Michael Barnes is the author of more than fifty books about characters, communities, mining, and police work. He is a Member of the Order of Canada and makes his home in Haliburton, Ontario, Canada. While living in Northern Ontario most of his life, he has come to know and admire those who make their living in the mining industry.
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For an extensive list of articles on this mineral discovery, please go to: Ontario’s Ring of Fire Mineral Discovery
Ontario’s Ring of Fire Discovery
The hour-long flight offers an overview of small trees, narrow, winding rivers, and small lakes. The aircraft skims along at 283 knots and bumps down on schedule on the dirt runway at Fort Hope, whose traditional name is “Eabmetoong.” This settlement is on a fairly large lake, and the name means “the reversing of the water place.” The pilots stow baggage that accompanies the newcomers. One young mother has her baby in a soft, moosehide-covered tikanagan, the cradle of the Cree. The flight to Landsdowne House or Neskantaga is only about ten minutes. The population is similar to that of Fort Hope, less than 300 persons for this settlement on Attawapiskat Lake. The plane takes off and has another short hop of fifteen minutes before arriving at Webequie, the third dirt runway of the trip.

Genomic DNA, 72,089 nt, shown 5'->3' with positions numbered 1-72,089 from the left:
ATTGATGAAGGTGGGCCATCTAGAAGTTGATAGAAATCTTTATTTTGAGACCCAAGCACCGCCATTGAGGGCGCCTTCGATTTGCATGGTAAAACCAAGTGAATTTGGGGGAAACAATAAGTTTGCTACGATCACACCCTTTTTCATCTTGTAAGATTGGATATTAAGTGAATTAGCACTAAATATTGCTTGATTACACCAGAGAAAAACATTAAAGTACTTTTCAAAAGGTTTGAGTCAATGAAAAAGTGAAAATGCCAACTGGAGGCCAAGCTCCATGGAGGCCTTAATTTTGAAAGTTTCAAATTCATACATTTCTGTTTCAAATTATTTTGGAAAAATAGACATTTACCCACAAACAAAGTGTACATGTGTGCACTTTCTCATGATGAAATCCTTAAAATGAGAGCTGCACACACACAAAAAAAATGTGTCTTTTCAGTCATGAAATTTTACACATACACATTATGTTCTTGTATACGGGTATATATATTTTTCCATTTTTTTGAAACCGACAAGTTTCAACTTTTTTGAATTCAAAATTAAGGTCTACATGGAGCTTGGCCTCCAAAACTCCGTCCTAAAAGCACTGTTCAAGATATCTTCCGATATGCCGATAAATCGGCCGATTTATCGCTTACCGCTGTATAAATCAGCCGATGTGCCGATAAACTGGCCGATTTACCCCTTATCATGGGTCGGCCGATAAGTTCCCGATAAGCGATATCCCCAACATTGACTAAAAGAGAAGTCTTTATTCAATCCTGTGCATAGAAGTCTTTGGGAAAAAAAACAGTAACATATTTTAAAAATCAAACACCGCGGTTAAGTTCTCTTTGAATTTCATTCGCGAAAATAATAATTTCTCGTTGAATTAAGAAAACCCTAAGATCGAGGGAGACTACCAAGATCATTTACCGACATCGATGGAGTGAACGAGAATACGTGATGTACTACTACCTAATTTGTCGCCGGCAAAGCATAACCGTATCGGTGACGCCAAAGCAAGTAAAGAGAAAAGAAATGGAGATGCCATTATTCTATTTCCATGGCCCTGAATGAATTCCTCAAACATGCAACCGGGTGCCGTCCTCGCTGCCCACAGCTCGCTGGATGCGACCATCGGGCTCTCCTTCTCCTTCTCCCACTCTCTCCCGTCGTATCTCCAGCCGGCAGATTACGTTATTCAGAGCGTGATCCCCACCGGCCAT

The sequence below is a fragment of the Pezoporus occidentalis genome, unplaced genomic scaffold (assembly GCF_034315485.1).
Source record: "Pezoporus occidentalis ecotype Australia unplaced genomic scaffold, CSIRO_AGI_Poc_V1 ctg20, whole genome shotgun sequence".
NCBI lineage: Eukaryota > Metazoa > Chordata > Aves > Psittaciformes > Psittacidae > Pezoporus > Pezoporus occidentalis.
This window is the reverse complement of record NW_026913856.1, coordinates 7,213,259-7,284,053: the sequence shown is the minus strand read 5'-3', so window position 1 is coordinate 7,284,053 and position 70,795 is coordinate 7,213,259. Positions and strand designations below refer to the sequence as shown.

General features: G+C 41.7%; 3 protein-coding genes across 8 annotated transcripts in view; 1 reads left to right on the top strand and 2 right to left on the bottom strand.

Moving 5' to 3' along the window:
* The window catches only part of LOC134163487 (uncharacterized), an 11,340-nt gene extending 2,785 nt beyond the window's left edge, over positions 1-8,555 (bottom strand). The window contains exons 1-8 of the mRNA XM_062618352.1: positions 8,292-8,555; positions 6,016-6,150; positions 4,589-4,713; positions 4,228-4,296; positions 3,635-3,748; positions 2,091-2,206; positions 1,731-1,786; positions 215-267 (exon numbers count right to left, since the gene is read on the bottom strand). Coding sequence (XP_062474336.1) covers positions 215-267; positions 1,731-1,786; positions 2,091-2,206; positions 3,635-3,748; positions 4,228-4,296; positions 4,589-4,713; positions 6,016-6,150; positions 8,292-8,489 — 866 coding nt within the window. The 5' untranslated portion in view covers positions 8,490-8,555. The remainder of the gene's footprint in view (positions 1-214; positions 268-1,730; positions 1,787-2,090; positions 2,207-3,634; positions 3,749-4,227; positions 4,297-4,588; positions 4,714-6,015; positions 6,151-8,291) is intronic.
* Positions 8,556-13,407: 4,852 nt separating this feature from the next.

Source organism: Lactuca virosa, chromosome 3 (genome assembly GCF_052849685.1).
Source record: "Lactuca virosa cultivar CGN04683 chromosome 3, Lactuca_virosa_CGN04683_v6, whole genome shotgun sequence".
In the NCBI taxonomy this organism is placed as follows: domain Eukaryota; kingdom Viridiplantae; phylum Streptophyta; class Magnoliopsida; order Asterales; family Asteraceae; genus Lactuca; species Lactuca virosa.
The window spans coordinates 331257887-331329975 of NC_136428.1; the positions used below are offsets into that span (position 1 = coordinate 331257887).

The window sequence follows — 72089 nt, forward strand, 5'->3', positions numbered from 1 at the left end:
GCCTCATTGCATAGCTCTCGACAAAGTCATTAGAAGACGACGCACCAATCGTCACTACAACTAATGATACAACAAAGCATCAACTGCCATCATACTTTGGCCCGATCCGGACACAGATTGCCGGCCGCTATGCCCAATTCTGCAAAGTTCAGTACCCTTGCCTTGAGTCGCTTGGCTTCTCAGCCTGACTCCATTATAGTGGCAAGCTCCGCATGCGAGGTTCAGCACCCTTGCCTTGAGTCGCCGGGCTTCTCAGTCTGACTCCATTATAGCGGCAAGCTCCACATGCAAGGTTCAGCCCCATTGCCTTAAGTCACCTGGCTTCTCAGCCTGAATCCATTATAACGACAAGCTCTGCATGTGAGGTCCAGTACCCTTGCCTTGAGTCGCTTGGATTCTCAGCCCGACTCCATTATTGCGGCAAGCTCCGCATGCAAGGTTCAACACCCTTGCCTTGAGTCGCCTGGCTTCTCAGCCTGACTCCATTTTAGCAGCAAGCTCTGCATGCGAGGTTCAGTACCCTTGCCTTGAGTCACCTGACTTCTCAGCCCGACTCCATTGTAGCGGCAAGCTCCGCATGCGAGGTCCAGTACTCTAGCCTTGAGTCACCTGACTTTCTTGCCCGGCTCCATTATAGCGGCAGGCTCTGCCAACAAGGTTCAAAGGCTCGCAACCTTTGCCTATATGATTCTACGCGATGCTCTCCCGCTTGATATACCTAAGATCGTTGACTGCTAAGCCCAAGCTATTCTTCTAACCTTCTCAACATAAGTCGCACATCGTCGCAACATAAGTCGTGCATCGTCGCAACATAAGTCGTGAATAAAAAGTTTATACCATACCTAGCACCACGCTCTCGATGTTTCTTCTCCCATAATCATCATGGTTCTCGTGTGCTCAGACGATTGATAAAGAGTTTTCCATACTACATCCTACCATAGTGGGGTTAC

Although the resident population is only 253 persons, Webequie is an important community, as it is a jumping-off point for northern exploration camps. The band council has taken a 20 percent share in a drilling company, and local entrepreneurs have formed a logistics company to provide services to camp operators. This village is 540 kilometres by air from Thunder Bay. Continue Reading →